Retirees and the organizational knowledge gap

With baby boomers retiring from the workforce in record numbers, businesses around the globe are contending with an increasingly widening gap in knowledge and leadership. In a research study conducted for the book “Critical Knowledge Transfer,” chronicled by the Harvard Business Review, authors Dorothy Leonard, Walter Swap, and Gavin Barton interviewed hundreds of departing executives to better understand what organizations lose when experts retire. Significant losses were found to fall into four distinct categories: relationships, reputation, rework, and regeneration.

Relationships

Built up over the years, relationships allow a senior person to call up other smart people to get the answers they need. When that person leaves, the contextual knowledge they’ve accumulated about the contacts they’ve developed and left behind is lost.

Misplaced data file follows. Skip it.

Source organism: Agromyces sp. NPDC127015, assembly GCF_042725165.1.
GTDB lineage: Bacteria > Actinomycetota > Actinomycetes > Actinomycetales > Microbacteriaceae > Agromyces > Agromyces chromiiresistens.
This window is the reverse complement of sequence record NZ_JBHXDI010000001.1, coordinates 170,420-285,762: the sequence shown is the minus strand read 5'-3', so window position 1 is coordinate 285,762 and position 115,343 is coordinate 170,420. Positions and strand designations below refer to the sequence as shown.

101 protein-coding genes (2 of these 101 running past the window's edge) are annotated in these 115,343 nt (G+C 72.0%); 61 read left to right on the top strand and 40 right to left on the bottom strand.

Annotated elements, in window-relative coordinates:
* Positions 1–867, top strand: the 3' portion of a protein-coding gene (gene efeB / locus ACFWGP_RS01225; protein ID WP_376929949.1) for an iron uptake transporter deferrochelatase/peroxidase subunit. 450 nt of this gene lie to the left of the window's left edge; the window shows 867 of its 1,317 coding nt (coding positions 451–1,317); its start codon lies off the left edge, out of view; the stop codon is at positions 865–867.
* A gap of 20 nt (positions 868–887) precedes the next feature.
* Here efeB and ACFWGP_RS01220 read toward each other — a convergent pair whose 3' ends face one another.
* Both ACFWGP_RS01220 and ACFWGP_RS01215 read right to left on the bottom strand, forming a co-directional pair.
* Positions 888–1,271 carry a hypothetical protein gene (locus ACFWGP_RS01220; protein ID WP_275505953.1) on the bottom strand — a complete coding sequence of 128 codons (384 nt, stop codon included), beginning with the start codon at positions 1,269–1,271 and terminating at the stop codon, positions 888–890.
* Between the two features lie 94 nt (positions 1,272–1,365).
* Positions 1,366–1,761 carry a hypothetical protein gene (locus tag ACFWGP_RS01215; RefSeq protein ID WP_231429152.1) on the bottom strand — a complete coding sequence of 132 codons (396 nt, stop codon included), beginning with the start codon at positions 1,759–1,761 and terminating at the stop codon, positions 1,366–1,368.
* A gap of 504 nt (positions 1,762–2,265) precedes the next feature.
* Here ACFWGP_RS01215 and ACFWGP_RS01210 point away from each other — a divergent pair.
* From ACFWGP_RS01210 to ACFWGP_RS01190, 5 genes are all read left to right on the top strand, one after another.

Reputation

Corporate reputations can take a hit when a senior person leaves the business and takes their credibility with them.

Rework

Incoming staff must spend time bringing themselves up to speed, familiarizing themselves with processes, and figuring out the organizational interactions that impact productivity.

Regeneration

When years of experience and know-how leaves the building, innovation is impacted, as is the organization’s ability to quickly and efficiently get products and services out the door.


1 Source: Panopto

2 Source: Deloitte Insights

3 Source: CFO

"Experts with a large experience base have a system perspective. They can look at something and say, 'That's going to affect X, Y, and Z down the road.' They have a sense of what interacts with what. That comes with experience, but some of it can be passed on."1
- Dorothy Leonard, author of “Critical Knowledge Transfer”

 

Source: Chicago Tribune

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